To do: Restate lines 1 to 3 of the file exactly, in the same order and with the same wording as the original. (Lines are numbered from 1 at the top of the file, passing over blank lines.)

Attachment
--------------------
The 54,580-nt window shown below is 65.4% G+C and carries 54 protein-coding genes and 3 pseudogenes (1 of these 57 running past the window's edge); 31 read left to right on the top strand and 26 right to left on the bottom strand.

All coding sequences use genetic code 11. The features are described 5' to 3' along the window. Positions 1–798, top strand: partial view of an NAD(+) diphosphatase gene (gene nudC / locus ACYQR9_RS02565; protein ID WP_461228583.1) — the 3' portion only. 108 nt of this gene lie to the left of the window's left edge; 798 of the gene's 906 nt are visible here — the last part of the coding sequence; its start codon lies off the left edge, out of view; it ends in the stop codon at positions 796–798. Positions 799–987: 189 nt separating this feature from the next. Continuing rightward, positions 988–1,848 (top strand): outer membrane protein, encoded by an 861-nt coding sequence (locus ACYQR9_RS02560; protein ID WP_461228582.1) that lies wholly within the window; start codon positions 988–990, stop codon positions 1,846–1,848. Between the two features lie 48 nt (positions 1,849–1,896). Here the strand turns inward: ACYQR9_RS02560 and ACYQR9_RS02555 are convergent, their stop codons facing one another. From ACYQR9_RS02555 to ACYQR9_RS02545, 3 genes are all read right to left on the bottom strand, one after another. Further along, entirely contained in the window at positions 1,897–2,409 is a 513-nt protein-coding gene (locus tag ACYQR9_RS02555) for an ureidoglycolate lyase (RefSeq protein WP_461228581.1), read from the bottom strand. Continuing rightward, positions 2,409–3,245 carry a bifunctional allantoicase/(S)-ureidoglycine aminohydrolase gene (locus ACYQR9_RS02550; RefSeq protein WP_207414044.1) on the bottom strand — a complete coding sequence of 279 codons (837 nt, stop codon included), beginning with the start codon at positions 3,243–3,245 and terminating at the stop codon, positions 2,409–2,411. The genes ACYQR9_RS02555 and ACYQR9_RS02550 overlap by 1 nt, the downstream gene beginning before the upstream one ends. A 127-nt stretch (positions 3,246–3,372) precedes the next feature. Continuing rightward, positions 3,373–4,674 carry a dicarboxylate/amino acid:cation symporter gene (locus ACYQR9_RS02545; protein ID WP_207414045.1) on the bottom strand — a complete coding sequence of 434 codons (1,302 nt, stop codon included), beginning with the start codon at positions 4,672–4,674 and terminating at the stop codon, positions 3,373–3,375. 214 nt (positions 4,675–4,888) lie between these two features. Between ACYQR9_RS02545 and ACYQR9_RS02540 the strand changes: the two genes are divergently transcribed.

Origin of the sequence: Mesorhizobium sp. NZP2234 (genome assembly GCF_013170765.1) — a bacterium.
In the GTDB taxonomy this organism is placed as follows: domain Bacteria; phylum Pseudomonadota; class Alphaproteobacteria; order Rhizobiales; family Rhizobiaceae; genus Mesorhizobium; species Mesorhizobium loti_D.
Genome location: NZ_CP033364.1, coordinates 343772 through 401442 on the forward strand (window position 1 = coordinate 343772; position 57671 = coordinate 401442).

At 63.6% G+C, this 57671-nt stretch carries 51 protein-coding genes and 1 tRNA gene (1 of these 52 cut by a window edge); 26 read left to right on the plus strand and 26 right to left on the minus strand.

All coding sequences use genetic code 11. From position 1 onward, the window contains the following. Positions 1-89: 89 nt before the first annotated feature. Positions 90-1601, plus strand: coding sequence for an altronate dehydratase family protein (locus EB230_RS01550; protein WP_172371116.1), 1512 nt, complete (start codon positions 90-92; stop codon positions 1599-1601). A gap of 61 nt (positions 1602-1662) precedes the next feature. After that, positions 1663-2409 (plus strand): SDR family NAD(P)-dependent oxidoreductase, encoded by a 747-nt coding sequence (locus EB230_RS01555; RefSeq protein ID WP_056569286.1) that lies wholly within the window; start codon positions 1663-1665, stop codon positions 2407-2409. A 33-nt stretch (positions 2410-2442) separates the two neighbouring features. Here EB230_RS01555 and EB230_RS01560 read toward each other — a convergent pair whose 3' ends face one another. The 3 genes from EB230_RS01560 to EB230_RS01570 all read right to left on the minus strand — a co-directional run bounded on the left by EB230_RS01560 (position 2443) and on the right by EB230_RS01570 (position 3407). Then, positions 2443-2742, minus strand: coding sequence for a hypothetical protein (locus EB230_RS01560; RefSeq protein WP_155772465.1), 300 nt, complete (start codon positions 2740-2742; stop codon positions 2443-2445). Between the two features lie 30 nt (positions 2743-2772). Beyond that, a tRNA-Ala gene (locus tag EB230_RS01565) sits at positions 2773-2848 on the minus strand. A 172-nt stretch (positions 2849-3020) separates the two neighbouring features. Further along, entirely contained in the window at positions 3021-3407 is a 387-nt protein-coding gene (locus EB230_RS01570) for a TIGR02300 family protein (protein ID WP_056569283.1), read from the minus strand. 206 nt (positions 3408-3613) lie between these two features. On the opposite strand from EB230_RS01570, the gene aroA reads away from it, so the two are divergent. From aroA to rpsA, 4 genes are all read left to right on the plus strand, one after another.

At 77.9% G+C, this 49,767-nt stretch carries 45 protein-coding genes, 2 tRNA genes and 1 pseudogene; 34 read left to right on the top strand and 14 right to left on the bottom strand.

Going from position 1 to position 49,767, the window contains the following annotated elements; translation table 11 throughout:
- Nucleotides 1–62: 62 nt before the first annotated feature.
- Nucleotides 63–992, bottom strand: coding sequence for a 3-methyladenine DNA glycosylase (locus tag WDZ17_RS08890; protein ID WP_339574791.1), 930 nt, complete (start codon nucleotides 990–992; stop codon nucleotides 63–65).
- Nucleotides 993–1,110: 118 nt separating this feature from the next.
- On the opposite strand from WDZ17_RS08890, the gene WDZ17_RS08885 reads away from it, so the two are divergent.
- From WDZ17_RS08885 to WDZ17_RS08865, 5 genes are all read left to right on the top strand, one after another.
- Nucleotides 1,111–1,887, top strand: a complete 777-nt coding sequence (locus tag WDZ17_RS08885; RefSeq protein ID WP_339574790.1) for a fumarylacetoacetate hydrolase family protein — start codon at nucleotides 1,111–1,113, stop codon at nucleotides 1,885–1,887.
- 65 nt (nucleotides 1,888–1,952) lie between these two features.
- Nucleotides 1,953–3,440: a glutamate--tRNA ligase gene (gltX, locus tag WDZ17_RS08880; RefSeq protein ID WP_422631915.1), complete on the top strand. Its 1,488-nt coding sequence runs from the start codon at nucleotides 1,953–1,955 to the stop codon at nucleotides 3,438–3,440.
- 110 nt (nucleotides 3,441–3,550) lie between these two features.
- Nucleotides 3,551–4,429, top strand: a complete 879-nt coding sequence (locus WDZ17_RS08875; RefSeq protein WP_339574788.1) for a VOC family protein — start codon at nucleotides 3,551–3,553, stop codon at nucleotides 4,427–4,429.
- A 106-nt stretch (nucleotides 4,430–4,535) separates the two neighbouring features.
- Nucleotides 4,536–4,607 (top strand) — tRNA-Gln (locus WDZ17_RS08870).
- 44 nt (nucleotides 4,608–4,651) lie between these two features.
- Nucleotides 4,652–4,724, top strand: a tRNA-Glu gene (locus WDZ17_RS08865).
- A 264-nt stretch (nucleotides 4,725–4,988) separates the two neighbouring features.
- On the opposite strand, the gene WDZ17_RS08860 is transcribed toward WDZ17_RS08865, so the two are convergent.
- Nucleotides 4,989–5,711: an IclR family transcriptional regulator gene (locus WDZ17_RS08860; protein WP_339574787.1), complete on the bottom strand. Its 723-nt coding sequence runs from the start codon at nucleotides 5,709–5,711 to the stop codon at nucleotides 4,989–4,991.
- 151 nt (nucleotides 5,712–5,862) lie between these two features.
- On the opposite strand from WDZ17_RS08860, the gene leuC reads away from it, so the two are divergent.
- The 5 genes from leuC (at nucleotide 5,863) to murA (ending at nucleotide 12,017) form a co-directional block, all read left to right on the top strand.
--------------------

The 54,580-nt window shown below is 65.4% G+C and carries 54 protein-coding genes and 3 pseudogenes (1 of these 57 running past the window's edge); 31 read left to right on the top strand and 26 right to left on the bottom strand.

All coding sequences use genetic code 11. The features are described 5' to 3' along the window. Positions 1–798, top strand: partial view of an NAD(+) diphosphatase gene (gene nudC / locus ACYQR9_RS02565; protein ID WP_461228583.1) — the 3' portion only. 108 nt of this gene lie to the left of the window's left edge; 798 of the gene's 906 nt are visible here — the last part of the coding sequence; its start codon lies off the left edge, out of view; it ends in the stop codon at positions 796–798. Positions 799–987: 189 nt separating this feature from the next. Continuing rightward, positions 988–1,848 (top strand): outer membrane protein, encoded by an 861-nt coding sequence (locus ACYQR9_RS02560; protein ID WP_461228582.1) that lies wholly within the window; start codon positions 988–990, stop codon positions 1,846–1,848. Between the two features lie 48 nt (positions 1,849–1,896). Here the strand turns inward: ACYQR9_RS02560 and ACYQR9_RS02555 are convergent, their stop codons facing one another. From ACYQR9_RS02555 to ACYQR9_RS02545, 3 genes are all read right to left on the bottom strand, one after another. Further along, entirely contained in the window at positions 1,897–2,409 is a 513-nt protein-coding gene (locus tag ACYQR9_RS02555) for an ureidoglycolate lyase (RefSeq protein WP_461228581.1), read from the bottom strand. Continuing rightward, positions 2,409–3,245 carry a bifunctional allantoicase/(S)-ureidoglycine aminohydrolase gene (locus ACYQR9_RS02550; RefSeq protein WP_207414044.1) on the bottom strand — a complete coding sequence of 279 codons (837 nt, stop codon included), beginning with the start codon at positions 3,243–3,245 and terminating at the stop codon, positions 2,409–2,411. The genes ACYQR9_RS02555 and ACYQR9_RS02550 overlap by 1 nt, the downstream gene beginning before the upstream one ends. A 127-nt stretch (positions 3,246–3,372) precedes the next feature. Continuing rightward, positions 3,373–4,674 carry a dicarboxylate/amino acid:cation symporter gene (locus ACYQR9_RS02545; protein ID WP_207414045.1) on the bottom strand — a complete coding sequence of 434 codons (1,302 nt, stop codon included), beginning with the start codon at positions 4,672–4,674 and terminating at the stop codon, positions 3,373–3,375. 214 nt (positions 4,675–4,888) lie between these two features. Between ACYQR9_RS02545 and ACYQR9_RS02540 the strand changes: the two genes are divergently transcribed.

Origin of the sequence: Mesorhizobium sp. NZP2234 (genome assembly GCF_013170765.1) — a bacterium.